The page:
Daughter of the Pirate King by Tricia Levenseller | Book Review

daughter of the pirate kingAuthor: Tricia Levenseller

Series: Daughter of the Pirate King #1

Genre: YA Fantasy

Format: Hardcover

Page Count: 320

Rating: ★★★☆☆

“I’m a pirate,” I remind him.
“Yes. I just can’t figure out if you’re a good pirate or a really good pirate.”


Sent on a mission to retrieve an ancient hidden map—the key to a legendary treasure trove—seventeen-year-old pirate captain Alosa deliberately allows herself to be captured by her enemies, giving her the perfect opportunity to search their ship.

More than a match for the ruthless pirate crew, Alosa has only one thing standing between her and the map: her captor, the unexpectedly clever and unfairly attractive first mate, Riden. But not to worry, for Alosa has a few tricks up her sleeve, and no lone pirate can stop the Daughter of the Pirate King.



I love pirates, I really do. Yet, there are so few books that focus on the pirate lore, which is a shame because it’s extremely fun to read about. So, once I heard about Daughter of the Pirate King, I knew I needed to read it.

The book definitely gives me the pirate lore I crave in YA, but it does not come without it’s flaws. Overall, the book is an extremely enjoyable read. However, to me, that’s all it boils down to. There wasn’t any important morals present, I didn’t learn anything new from the book, and it isn’t necessarily a story that stayed with me.

So, if you go into the story expecting a fun pirate story, I’m sure you’ll absolutely love it. Part of that has to do with an excellent protagonist! Alosa is the daughter of the cruel and infamous pirate king who rules the sea. In the book, she’s on a mission for her father to retrieve a missing item. Alosa is quick witted, snarky, and not afraid to get what she wants. While the tone of the book is not very serious overall, Levenseller manages to strike a perfect balance with Alosa. She’s hilarious and makes things look easy, but then she’s also able to admit when she’s in over her head.

Our other main character is Riden, the first mate of the enemy ship that Alosa has been “captured” by. Unfortunately for me, Riden didn’t feel like much more than a love interest for Alosa. Yes, he’s charming, has entertaining banter with Alosa, and is loyal to no end… but so are many other YA love interests. Riden simply lacked any distinguishing qualities that set him apart from other characters.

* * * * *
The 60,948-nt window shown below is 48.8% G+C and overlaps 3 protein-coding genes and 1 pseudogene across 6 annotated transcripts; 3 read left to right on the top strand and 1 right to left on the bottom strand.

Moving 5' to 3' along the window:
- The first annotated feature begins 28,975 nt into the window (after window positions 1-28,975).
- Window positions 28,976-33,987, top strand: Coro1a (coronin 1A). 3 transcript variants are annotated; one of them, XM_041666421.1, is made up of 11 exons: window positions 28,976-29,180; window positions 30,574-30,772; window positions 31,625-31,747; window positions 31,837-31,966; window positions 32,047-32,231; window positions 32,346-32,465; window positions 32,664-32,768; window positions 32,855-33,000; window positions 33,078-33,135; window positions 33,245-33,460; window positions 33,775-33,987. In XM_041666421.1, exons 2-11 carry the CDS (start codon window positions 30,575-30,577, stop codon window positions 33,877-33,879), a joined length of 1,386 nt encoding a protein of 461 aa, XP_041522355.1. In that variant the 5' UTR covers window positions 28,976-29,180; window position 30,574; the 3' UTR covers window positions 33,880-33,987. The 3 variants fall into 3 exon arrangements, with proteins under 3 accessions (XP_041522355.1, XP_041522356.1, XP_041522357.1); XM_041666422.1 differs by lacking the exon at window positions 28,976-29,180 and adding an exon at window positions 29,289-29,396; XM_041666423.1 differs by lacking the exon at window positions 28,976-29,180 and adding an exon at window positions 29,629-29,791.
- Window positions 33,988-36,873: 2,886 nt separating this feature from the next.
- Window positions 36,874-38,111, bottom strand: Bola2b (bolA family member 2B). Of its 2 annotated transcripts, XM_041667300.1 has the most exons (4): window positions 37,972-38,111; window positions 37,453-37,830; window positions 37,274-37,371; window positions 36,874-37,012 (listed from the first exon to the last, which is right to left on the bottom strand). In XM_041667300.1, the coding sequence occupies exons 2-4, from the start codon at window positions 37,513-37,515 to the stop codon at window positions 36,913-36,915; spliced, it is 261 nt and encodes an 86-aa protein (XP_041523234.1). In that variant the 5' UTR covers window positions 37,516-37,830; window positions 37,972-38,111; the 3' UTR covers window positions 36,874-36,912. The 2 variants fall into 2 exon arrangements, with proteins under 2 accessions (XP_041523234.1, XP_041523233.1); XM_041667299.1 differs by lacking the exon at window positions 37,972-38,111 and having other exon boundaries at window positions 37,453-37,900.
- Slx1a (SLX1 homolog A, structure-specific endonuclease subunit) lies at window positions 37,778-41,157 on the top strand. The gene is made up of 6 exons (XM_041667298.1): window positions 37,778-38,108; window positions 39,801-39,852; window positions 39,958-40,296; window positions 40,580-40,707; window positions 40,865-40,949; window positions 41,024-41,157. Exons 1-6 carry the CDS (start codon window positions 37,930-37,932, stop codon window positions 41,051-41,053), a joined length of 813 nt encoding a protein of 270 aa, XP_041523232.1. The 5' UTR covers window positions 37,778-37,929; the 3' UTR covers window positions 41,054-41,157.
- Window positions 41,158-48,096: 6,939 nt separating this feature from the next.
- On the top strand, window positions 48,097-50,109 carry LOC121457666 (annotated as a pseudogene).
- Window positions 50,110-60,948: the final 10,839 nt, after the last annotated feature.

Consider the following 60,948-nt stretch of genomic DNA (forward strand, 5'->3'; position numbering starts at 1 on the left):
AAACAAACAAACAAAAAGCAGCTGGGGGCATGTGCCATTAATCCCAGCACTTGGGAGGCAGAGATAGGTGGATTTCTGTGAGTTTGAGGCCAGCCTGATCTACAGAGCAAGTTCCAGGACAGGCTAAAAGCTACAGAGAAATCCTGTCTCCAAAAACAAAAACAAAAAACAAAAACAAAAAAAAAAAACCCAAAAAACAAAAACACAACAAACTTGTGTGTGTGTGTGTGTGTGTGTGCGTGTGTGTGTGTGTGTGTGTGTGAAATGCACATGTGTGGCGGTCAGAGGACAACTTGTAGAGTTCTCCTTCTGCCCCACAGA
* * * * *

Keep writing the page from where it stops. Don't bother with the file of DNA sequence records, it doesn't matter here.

Speaking of romance, I was not the biggest fan of the development between Alosa and Riden. Their story is difficult to put into words because it wasn’t exactly insta-love, but rather Alosa saying “Oh, I can’t be in love with him” even though she obviously is. Instead of focusing completely on her task, Alosa immediately notices how attractive Riden is, and ends up thinking about him more than her task. Personally, I just would’ve liked it better if the romance was allowed to develop naturally via the tension between the two.

There is one final element of the story that really surprised me, and I’m not sure if it was a good surprise. Going into the story, I wasn’t expecting any kind of supernatural element, and there was no build up to it in the first half. It just pops up all of the sudden in the second half, and felt quite out of place. Albeit, in the end I did enjoy the twist, I simply wish there was better foreshadowing before it was revealed.

Overall, Daughter of the Pirate King is SUCH a fun read, and I can’t not recommend it if you’re a sucker for pirates. However, it has some iffy elements that I wish I knew about going into the book. Even with that, I do recommend the book if you’re looking for a quick and entertaining read.


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